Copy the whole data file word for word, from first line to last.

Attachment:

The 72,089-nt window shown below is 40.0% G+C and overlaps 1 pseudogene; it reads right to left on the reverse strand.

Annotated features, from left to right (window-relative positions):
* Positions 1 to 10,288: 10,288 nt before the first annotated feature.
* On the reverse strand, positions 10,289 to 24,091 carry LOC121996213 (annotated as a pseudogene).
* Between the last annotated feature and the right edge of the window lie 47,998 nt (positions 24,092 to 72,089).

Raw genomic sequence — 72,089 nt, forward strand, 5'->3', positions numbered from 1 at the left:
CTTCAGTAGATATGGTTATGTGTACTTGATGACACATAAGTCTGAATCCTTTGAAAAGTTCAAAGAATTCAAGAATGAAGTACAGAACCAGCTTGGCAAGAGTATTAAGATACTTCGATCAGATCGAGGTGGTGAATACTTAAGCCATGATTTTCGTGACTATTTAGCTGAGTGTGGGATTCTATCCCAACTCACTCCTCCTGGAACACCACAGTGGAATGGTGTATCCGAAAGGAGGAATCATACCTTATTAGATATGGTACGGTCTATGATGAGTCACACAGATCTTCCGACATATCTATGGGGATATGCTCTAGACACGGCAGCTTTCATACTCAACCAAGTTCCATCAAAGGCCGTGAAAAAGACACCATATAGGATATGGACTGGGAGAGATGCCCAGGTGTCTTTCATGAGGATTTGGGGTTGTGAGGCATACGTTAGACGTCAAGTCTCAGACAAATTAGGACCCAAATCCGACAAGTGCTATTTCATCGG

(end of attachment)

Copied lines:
The 72,089-nt window shown below is 40.0% G+C and overlaps 1 pseudogene; it reads right to left on the reverse strand.

Annotated features, from left to right (window-relative positions):
* Positions 1 to 10,288: 10,288 nt before the first annotated feature.
* On the reverse strand, positions 10,289 to 24,091 carry LOC121996213 (annotated as a pseudogene).
* Between the last annotated feature and the right edge of the window lie 47,998 nt (positions 24,092 to 72,089).

Raw genomic sequence — 72,089 nt, forward strand, 5'->3', positions numbered from 1 at the left:
CTTCAGTAGATATGGTTATGTGTACTTGATGACACATAAGTCTGAATCCTTTGAAAAGTTCAAAGAATTCAAGAATGAAGTACAGAACCAGCTTGGCAAGAGTATTAAGATACTTCGATCAGATCGAGGTGGTGAATACTTAAGCCATGATTTTCGTGACTATTTAGCTGAGTGTGGGATTCTATCCCAACTCACTCCTCCTGGAACACCACAGTGGAATGGTGTATCCGAAAGGAGGAATCATACCTTATTAGATATGGTACGGTCTATGATGAGTCACACAGATCTTCCGACATATCTATGGGGATATGCTCTAGACACGGCAGCTTTCATACTCAACCAAGTTCCATCAAAGGCCGTGAAAAAGACACCATATAGGATATGGACTGGGAGAGATGCCCAGGTGTCTTTCATGAGGATTTGGGGTTGTGAGGCATACGTTAGACGTCAAGTCTCAGACAAATTAGGACCCAAATCCGACAAGTGCTATTTCATCGG